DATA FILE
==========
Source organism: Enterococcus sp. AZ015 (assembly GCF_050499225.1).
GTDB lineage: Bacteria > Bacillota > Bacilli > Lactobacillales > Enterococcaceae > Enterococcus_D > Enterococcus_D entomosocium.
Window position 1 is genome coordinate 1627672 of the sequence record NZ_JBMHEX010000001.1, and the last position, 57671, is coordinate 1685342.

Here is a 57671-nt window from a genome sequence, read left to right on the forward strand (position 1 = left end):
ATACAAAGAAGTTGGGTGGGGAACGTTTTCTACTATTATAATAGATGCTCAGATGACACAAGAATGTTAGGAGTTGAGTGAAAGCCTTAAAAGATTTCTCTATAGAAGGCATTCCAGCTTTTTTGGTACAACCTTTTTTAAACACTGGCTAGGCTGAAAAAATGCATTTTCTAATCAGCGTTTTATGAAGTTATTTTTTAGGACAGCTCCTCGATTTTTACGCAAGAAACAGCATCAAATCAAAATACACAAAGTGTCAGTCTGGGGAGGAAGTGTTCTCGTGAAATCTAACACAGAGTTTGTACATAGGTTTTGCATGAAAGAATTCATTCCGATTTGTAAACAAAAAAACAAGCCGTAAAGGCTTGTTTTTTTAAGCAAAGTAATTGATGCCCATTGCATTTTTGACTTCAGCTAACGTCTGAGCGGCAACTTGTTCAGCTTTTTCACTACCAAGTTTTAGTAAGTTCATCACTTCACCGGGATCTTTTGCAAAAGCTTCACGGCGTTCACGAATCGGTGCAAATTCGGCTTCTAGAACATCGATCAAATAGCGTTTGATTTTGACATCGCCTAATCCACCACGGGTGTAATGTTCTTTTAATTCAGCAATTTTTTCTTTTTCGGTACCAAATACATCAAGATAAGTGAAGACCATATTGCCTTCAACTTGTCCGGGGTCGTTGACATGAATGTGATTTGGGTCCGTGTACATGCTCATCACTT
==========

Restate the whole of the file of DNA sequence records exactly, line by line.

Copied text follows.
Source organism: Enterococcus sp. AZ015 (assembly GCF_050499225.1).
GTDB lineage: Bacteria > Bacillota > Bacilli > Lactobacillales > Enterococcaceae > Enterococcus_D > Enterococcus_D entomosocium.
Window position 1 is genome coordinate 1627672 of the sequence record NZ_JBMHEX010000001.1, and the last position, 57671, is coordinate 1685342.

Here is a 57671-nt window from a genome sequence, read left to right on the forward strand (position 1 = left end):
ATACAAAGAAGTTGGGTGGGGAACGTTTTCTACTATTATAATAGATGCTCAGATGACACAAGAATGTTAGGAGTTGAGTGAAAGCCTTAAAAGATTTCTCTATAGAAGGCATTCCAGCTTTTTTGGTACAACCTTTTTTAAACACTGGCTAGGCTGAAAAAATGCATTTTCTAATCAGCGTTTTATGAAGTTATTTTTTAGGACAGCTCCTCGATTTTTACGCAAGAAACAGCATCAAATCAAAATACACAAAGTGTCAGTCTGGGGAGGAAGTGTTCTCGTGAAATCTAACACAGAGTTTGTACATAGGTTTTGCATGAAAGAATTCATTCCGATTTGTAAACAAAAAAACAAGCCGTAAAGGCTTGTTTTTTTAAGCAAAGTAATTGATGCCCATTGCATTTTTGACTTCAGCTAACGTCTGAGCGGCAACTTGTTCAGCTTTTTCACTACCAAGTTTTAGTAAGTTCATCACTTCACCGGGATCTTTTGCAAAAGCTTCACGGCGTTCACGAATCGGTGCAAATTCGGCTTCTAGAACATCGATCAAATAGCGTTTGATTTTGACATCGCCTAATCCACCACGGGTGTAATGTTCTTTTAATTCAGCAATTTTTTCTTTTTCGGTACCAAATACATCAAGATAAGTGAAGACCATATTGCCTTCAACTTGTCCGGGGTCGTTGACATGAATGTGATTTGGGTCCGTGTACATGCTCATCACTT